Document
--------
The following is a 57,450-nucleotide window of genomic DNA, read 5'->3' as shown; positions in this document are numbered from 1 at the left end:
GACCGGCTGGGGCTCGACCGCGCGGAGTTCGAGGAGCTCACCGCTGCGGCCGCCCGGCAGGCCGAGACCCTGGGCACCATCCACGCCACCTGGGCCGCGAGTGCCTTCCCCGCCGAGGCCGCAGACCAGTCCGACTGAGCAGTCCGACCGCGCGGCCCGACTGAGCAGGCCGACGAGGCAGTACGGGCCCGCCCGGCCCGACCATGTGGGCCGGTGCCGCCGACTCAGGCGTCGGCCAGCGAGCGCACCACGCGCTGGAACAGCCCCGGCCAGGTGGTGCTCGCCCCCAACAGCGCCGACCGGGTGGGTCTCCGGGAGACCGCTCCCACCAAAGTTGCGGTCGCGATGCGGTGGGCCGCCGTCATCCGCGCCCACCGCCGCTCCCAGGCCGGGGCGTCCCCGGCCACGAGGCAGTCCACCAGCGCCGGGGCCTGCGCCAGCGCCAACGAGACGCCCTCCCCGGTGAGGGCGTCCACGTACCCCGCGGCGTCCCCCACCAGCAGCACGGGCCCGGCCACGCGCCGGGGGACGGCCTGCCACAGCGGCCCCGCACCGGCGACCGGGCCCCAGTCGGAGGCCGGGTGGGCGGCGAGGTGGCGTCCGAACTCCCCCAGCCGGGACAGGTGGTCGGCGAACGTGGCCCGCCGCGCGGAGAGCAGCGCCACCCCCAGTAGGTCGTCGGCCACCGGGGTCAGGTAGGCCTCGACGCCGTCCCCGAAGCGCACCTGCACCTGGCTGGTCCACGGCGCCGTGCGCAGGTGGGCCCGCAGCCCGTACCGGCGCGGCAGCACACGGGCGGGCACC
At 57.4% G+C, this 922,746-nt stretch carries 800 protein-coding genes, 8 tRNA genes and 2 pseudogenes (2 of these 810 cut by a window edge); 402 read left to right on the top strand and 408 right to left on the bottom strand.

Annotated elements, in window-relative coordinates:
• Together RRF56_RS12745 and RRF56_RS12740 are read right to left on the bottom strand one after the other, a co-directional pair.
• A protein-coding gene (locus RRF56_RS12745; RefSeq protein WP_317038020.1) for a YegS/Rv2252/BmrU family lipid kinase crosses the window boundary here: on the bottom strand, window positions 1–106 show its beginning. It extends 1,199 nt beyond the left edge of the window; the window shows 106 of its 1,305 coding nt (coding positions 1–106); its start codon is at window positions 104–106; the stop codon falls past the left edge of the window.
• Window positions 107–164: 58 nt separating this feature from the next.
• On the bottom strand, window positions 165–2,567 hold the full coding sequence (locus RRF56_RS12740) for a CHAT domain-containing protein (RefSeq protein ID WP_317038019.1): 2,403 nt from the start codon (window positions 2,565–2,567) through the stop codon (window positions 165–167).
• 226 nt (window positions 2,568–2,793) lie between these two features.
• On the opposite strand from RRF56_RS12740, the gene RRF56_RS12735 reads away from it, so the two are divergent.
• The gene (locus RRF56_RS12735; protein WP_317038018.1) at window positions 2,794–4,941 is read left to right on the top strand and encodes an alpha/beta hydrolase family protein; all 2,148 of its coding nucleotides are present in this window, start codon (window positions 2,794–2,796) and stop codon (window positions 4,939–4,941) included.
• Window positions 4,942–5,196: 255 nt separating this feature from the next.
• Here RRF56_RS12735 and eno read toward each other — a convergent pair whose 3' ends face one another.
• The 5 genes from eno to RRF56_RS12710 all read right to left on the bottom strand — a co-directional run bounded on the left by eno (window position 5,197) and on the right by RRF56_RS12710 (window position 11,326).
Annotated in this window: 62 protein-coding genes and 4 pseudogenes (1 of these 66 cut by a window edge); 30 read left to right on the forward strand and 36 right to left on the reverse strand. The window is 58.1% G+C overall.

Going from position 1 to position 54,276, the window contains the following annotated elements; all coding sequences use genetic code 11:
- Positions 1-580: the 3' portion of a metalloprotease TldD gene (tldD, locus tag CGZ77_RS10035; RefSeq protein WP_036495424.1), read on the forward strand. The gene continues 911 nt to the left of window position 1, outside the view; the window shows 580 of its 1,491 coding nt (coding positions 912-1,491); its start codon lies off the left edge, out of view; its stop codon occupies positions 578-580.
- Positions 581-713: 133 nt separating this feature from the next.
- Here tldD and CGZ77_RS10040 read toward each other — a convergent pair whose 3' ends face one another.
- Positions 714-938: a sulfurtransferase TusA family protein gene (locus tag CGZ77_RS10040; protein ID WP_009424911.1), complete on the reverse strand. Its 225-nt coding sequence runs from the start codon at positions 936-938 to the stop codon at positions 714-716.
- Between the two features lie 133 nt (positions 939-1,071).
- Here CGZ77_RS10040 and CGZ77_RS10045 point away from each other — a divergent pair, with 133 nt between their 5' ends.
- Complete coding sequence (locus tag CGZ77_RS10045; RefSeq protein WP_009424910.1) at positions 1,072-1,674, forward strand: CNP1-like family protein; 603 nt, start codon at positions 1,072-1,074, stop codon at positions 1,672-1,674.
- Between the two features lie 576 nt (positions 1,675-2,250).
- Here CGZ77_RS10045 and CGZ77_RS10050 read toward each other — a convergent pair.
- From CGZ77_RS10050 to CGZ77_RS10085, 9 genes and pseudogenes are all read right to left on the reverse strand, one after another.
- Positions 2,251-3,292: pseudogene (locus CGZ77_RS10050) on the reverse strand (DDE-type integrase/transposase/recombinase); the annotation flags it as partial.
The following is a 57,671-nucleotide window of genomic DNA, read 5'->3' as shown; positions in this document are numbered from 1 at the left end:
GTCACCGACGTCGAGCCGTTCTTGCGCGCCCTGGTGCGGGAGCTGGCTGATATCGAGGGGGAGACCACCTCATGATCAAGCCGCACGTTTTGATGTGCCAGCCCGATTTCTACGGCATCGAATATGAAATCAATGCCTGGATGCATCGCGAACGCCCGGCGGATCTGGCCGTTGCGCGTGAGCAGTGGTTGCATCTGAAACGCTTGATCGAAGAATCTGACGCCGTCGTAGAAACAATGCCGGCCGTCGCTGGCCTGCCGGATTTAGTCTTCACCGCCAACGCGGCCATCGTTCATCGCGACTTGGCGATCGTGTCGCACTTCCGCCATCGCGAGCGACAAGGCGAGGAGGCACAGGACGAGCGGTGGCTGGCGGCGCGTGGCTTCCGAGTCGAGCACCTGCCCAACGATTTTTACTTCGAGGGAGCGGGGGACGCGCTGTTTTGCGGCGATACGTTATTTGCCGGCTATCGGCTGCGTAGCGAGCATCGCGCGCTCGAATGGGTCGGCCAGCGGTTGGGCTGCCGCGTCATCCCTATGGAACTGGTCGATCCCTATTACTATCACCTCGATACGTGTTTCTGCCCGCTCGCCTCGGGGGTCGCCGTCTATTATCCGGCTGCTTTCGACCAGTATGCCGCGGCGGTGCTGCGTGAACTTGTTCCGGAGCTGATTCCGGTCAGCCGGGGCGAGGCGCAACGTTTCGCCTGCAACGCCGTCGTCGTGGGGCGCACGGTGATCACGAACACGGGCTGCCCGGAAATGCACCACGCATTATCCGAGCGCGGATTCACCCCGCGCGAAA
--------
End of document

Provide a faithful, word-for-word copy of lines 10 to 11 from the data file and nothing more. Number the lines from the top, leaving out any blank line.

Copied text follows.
• On the opposite strand from RRF56_RS12740, the gene RRF56_RS12735 reads away from it, so the two are divergent.
• The gene (locus RRF56_RS12735; protein WP_317038018.1) at window positions 2,794–4,941 is read left to right on the top strand and encodes an alpha/beta hydrolase family protein; all 2,148 of its coding nucleotides are present in this window, start codon (window positions 2,794–2,796) and stop codon (window positions 4,939–4,941) included.